Successfully making its way through Kickstarter and Greenlight, how does indie adventure Lilly Looking Through cope when it meets Rock, Paper, Shotgun? Here’s wot I think:
By John Walker on October 15th, 2013.
After a stint working with PopCap, Plants Vs Zombies/To The Moon songwriter Laura Shigihara is indie once again. And for the last year she’s been working on Project Rakuen, a game she describes as “like a mix between Maniac Mansion, To the Moon, and The Legend of Zelda: Link to the Past (though without battles or fighting).” Set in a mysterious hospital, it’s a story of how a young boy uses his imagination to understand the world, and indeed other patients, around him.
By Adam Smith on October 4th, 2013.
Confirmation of my belief that several weeks of 2013 simply didn’t exist, I realised this morning that I haven’t mentioned the comic book stylings and bleak futurism of Maker’s Eden since July. Now, I know what you’re thinking. July only ended a few days ago but shift your cursor to the bottom of the screen and observe the calendar’s face. October is upon us, or at least that’s what we’re supposed to believe. Personally, I think chunks of time are being extracted from the normal flow and stored for later use. There’s a shortage of existence approaching and the fat cats are stealing the days of our lives to add to stretch out their own. With what little time is remaining, perhaps you’ll choose to (re)visit the Maker’s Eden demo, which has been updated. Preorders for the first act are now open.
By John Walker on October 1st, 2013.
Germany really is the country that cares the most about adventure games today. With companies like Daedalic and King Art lovingly creating multiple entries to the genre, they may not match the perfection of LucasArts (indeed, they may be riddled with flaws and translations issues), but they’re damned well trying. And now add Studio Fizbin, with a fantastic little game, The Inner World. Here’s wot I think.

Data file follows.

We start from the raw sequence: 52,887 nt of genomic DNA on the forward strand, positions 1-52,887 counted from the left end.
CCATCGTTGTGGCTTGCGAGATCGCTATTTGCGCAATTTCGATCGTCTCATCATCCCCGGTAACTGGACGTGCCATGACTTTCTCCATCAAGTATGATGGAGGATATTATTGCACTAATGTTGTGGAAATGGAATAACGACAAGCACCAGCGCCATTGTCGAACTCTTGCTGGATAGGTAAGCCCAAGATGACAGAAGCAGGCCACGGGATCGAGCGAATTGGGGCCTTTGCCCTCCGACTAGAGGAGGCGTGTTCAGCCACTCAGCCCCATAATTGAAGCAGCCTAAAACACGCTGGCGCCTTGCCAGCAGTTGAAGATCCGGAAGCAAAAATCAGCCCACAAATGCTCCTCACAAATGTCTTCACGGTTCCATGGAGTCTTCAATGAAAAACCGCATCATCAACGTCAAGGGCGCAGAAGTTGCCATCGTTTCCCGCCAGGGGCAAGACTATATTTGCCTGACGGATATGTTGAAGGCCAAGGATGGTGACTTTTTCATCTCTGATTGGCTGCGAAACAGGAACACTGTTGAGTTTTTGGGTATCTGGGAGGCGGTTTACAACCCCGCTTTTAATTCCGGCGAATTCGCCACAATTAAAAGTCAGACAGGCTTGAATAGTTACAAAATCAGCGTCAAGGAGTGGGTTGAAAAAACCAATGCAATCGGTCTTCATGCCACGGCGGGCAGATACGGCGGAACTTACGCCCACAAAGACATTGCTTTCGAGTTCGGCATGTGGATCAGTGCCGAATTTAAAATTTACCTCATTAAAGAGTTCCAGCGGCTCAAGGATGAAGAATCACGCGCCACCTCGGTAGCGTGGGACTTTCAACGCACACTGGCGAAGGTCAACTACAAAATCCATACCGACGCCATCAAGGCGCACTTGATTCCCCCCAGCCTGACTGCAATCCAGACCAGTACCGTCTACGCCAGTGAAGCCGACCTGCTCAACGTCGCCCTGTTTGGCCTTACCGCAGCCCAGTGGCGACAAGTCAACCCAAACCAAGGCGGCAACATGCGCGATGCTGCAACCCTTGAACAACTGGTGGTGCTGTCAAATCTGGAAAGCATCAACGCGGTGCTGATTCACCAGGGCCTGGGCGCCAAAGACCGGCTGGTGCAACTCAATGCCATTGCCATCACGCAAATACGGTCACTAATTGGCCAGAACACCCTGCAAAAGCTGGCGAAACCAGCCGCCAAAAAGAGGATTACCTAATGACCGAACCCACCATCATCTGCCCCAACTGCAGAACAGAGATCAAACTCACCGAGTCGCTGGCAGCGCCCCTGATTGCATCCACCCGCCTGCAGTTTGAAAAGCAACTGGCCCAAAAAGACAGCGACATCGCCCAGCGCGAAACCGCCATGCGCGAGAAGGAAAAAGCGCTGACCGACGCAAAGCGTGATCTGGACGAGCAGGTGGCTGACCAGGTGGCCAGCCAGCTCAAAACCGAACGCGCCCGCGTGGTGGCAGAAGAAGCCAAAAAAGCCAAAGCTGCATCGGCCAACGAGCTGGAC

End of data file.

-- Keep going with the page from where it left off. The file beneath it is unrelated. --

By John Walker on September 5th, 2013.
I wish GOG would stop revealing gaps in my playlist. I never played 1995′s Harlan Ellision horror adventure, I Have No Mouth And I Must Scream. Unquestionably one of the best game titles of all time (lifted from the 1967 short story), I missed it in a blur of A Levels. But now there’s a way to make up for it, via a $6 release.
By John Walker on September 3rd, 2013.
The Raven was such a nice surprise. A gentle, genteel adventure, with an unlikely lead character, and the engaging atmosphere of a Sunday afternoon murder mystery. An antithesis to so much of gaming, it was a charming tale of an almost-retired Swiss policeman, and his stumbling into a confusion of thefts and murders aboard the Orient Express and a luxury cruise ship. And then, cliffhanger ending. Rather than offering some useful resolution, we last see Constable Anton Jakob Zellner in mortal danger, and were told to wait a month for it to continue. The month is long up, so here’s wot I think of its saggy middle:
By John Walker on September 2nd, 2013.
Creators of the splendid Richard & Alice, Owl Cave, have taken a brief diversion from their next game – Location Services – to create a short, free adventure vignette. Sepulchre is a brief horror tale about a man on a train.
By John Walker on August 22nd, 2013.